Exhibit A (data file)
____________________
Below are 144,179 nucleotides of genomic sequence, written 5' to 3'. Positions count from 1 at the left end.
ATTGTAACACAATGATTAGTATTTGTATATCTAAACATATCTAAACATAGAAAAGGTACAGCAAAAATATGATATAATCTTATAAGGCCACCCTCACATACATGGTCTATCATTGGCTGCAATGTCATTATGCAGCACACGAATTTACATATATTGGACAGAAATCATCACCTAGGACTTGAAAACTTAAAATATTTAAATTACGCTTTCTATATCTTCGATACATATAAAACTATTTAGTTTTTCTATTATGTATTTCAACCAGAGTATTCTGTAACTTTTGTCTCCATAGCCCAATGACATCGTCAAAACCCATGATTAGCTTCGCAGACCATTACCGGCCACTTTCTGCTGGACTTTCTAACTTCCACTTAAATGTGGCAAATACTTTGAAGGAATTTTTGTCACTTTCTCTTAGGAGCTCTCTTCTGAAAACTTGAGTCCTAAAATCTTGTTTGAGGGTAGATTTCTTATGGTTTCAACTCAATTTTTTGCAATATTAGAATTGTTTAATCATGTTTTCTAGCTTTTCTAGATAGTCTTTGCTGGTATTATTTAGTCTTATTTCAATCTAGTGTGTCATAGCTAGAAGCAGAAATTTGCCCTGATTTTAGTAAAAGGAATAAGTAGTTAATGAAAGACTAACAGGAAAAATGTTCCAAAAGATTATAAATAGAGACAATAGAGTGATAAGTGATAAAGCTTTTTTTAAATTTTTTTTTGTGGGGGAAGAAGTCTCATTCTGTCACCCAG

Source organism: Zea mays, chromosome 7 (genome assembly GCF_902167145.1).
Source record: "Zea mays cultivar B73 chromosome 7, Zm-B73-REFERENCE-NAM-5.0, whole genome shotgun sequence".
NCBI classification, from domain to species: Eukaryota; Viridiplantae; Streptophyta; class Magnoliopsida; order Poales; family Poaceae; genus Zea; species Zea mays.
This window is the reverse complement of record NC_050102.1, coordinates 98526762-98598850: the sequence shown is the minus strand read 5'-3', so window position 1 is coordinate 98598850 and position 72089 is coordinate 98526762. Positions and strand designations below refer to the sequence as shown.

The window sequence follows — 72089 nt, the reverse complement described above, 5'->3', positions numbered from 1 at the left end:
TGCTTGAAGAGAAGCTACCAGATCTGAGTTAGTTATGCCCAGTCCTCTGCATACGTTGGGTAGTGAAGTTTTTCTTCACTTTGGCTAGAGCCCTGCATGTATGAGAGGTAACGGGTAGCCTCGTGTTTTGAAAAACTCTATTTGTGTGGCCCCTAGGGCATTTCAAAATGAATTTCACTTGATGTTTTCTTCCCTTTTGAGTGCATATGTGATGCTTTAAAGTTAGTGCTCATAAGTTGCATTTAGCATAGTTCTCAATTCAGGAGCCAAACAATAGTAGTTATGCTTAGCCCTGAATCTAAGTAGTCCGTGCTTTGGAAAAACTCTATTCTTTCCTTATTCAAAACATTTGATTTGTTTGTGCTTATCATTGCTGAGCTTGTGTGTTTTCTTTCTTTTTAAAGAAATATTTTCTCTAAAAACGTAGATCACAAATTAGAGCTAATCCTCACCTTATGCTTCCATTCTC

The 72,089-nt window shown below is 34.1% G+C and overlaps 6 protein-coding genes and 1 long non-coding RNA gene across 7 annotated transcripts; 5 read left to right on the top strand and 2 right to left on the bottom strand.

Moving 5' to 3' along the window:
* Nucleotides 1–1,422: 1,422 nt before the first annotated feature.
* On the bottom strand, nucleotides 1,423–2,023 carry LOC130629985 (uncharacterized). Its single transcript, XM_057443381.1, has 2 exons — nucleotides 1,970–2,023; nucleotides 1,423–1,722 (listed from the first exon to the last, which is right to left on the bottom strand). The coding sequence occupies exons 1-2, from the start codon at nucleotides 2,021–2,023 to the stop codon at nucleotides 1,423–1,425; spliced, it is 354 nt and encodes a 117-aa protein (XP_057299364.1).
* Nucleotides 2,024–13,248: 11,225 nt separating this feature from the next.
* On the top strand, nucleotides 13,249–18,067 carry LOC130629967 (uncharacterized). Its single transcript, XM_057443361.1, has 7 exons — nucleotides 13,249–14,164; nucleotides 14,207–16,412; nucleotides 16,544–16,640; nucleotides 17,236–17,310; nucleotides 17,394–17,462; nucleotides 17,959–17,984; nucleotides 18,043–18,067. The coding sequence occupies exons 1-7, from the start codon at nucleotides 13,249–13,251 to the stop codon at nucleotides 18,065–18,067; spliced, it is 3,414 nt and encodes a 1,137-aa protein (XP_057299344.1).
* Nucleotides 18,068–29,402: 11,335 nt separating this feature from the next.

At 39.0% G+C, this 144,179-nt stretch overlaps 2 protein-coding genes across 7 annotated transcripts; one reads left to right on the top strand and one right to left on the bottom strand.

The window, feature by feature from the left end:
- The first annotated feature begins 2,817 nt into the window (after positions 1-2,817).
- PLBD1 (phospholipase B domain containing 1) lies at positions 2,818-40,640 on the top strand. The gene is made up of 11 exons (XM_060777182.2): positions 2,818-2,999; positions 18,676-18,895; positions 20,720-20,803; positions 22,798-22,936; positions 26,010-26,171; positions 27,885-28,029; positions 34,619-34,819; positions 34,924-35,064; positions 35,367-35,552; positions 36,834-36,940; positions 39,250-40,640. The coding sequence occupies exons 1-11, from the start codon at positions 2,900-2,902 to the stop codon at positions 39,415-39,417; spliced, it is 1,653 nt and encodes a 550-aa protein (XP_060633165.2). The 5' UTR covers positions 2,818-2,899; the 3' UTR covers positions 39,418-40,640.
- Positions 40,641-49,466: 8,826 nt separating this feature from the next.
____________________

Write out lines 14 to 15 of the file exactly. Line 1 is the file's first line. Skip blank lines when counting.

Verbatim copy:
* On the top strand, nucleotides 13,249–18,067 carry LOC130629967 (uncharacterized). Its single transcript, XM_057443361.1, has 7 exons — nucleotides 13,249–14,164; nucleotides 14,207–16,412; nucleotides 16,544–16,640; nucleotides 17,236–17,310; nucleotides 17,394–17,462; nucleotides 17,959–17,984; nucleotides 18,043–18,067. The coding sequence occupies exons 1-7, from the start codon at nucleotides 13,249–13,251 to the stop codon at nucleotides 18,065–18,067; spliced, it is 3,414 nt and encodes a 1,137-aa protein (XP_057299344.1).
* Nucleotides 18,068–29,402: 11,335 nt separating this feature from the next.